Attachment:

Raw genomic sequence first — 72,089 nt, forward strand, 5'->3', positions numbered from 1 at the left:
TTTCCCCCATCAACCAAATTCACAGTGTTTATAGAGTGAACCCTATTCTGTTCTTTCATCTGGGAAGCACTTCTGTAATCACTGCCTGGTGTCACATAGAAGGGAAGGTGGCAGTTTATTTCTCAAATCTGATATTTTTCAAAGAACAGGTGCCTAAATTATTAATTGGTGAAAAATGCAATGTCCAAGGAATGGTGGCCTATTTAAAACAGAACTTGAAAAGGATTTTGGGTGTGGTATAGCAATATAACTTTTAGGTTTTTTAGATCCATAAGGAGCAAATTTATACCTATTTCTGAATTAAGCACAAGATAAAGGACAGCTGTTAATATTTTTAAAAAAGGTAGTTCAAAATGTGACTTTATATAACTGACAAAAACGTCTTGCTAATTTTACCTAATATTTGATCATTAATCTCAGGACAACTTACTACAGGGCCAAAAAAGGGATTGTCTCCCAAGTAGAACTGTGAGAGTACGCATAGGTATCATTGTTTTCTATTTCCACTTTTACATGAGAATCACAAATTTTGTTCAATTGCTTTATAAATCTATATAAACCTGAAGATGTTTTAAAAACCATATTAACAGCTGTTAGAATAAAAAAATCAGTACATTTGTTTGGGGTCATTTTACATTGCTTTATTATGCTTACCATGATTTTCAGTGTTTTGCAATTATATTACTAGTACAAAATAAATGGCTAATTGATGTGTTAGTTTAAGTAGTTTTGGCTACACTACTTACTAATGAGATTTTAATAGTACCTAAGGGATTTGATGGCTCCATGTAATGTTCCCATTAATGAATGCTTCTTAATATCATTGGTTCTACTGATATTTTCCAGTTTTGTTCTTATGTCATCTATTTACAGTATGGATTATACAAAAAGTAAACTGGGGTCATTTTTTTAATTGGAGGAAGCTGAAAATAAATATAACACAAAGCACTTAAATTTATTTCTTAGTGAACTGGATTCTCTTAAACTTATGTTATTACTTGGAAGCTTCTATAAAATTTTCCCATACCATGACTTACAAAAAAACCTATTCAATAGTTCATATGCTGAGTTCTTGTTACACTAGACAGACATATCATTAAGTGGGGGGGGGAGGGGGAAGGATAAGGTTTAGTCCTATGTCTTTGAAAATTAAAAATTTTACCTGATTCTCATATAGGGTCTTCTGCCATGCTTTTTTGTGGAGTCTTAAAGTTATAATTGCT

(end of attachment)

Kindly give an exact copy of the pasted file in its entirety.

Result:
Raw genomic sequence first — 72,089 nt, forward strand, 5'->3', positions numbered from 1 at the left:
TTTCCCCCATCAACCAAATTCACAGTGTTTATAGAGTGAACCCTATTCTGTTCTTTCATCTGGGAAGCACTTCTGTAATCACTGCCTGGTGTCACATAGAAGGGAAGGTGGCAGTTTATTTCTCAAATCTGATATTTTTCAAAGAACAGGTGCCTAAATTATTAATTGGTGAAAAATGCAATGTCCAAGGAATGGTGGCCTATTTAAAACAGAACTTGAAAAGGATTTTGGGTGTGGTATAGCAATATAACTTTTAGGTTTTTTAGATCCATAAGGAGCAAATTTATACCTATTTCTGAATTAAGCACAAGATAAAGGACAGCTGTTAATATTTTTAAAAAAGGTAGTTCAAAATGTGACTTTATATAACTGACAAAAACGTCTTGCTAATTTTACCTAATATTTGATCATTAATCTCAGGACAACTTACTACAGGGCCAAAAAAGGGATTGTCTCCCAAGTAGAACTGTGAGAGTACGCATAGGTATCATTGTTTTCTATTTCCACTTTTACATGAGAATCACAAATTTTGTTCAATTGCTTTATAAATCTATATAAACCTGAAGATGTTTTAAAAACCATATTAACAGCTGTTAGAATAAAAAAATCAGTACATTTGTTTGGGGTCATTTTACATTGCTTTATTATGCTTACCATGATTTTCAGTGTTTTGCAATTATATTACTAGTACAAAATAAATGGCTAATTGATGTGTTAGTTTAAGTAGTTTTGGCTACACTACTTACTAATGAGATTTTAATAGTACCTAAGGGATTTGATGGCTCCATGTAATGTTCCCATTAATGAATGCTTCTTAATATCATTGGTTCTACTGATATTTTCCAGTTTTGTTCTTATGTCATCTATTTACAGTATGGATTATACAAAAAGTAAACTGGGGTCATTTTTTTAATTGGAGGAAGCTGAAAATAAATATAACACAAAGCACTTAAATTTATTTCTTAGTGAACTGGATTCTCTTAAACTTATGTTATTACTTGGAAGCTTCTATAAAATTTTCCCATACCATGACTTACAAAAAAACCTATTCAATAGTTCATATGCTGAGTTCTTGTTACACTAGACAGACATATCATTAAGTGGGGGGGGGAGGGGGAAGGATAAGGTTTAGTCCTATGTCTTTGAAAATTAAAAATTTTACCTGATTCTCATATAGGGTCTTCTGCCATGCTTTTTTGTGGAGTCTTAAAGTTATAATTGCT